Generally Dating English Tins There are three major types of English tobacco tins as well as some minor varieties: The 'knife lid' or 'cutter top' tin style appears to have come into use during World War I (although there may be evidence of late 19 century use) and was generally used through the 1960s.This tin type has two tops, a disposable metal inner top used to create an airtight seal and a loose metal outer top.In either case, once the point is activated the outer top is placed on the inner top and pressed down with the result that the cutting point pierces the inner top.
The 'coin twist' tin, which is still used today, appears to have been introduced in the 1940's following World War II and by the '70s became the predominant tin style.
Some early 'coin twists' dating to no later then the early 1950's had rubber gaskets that extended past the outer lip of the top or rubber stoppers that plugged a hole in the bottom of the tin.
Thus when you pick up a tin of English made tobacco it is important to know the age of that tin in order to determine the character and maturity of the tobacco, where the tobacco was blended and who was the actual blender.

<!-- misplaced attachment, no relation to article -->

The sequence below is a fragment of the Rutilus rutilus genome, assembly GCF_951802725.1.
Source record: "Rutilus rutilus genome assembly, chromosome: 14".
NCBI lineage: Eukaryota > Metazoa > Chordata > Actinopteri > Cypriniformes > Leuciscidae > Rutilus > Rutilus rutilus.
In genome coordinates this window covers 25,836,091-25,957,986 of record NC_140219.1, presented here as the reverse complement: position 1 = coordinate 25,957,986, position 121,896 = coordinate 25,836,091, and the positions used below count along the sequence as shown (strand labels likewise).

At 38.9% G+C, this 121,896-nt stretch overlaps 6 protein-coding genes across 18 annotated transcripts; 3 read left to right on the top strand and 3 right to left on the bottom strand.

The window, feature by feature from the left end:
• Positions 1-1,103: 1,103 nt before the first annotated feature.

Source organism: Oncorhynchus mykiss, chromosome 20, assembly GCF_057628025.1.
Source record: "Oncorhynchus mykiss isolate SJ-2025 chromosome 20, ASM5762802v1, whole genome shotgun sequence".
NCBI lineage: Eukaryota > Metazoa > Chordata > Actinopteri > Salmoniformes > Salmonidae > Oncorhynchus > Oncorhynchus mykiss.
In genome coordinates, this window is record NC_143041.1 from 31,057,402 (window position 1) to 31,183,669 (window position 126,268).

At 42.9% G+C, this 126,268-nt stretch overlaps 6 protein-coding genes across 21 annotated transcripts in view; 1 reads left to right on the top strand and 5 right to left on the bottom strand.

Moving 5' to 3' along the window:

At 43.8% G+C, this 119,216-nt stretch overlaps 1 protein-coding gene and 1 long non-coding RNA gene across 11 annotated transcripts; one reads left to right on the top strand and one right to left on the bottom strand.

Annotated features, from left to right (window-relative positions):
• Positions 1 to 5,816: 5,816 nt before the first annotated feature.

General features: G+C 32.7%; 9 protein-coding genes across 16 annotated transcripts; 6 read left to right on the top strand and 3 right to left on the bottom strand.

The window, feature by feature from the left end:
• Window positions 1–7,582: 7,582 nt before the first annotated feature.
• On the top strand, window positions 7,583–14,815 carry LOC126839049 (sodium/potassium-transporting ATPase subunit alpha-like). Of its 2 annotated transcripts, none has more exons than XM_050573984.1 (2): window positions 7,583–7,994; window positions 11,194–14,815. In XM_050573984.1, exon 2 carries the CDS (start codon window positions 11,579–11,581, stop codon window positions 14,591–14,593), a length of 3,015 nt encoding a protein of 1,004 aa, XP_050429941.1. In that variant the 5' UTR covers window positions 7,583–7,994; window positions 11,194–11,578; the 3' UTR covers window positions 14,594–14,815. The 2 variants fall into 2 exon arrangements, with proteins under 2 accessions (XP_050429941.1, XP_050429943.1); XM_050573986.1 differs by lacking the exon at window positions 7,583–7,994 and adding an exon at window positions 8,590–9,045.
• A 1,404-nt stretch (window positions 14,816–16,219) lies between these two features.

Fortunately, it is in fact possible to approximately date English tinned tobacco.
The 'pop top' or 'ring pull' tin was introduced in the 1970's and like the 'coin twist' continues in use through today.
In essence it is a modern day 'knife lid' with a disposable inner metal top that is pulled away and a plastic outer top that is used to cover the tin after initial opening.
First, preservatives will retard the aging process.
Second, the chemicals and the tobaccos will neither uniformly age nor maintain the original balance of flavors.
Into the 1980's the tops of this type of tin often had text, pictorial or a combination of text and pictorial instructions.
The text or combination of text and pictorial instruction the early or mid '70s.
I have never seen this specific type of tin for an English blend but I have seen a few instances of a similar style lacking an attached hinged lever (you use a coin, at least I do) on two and four ounce and Sullivan tins dating to the 1960's.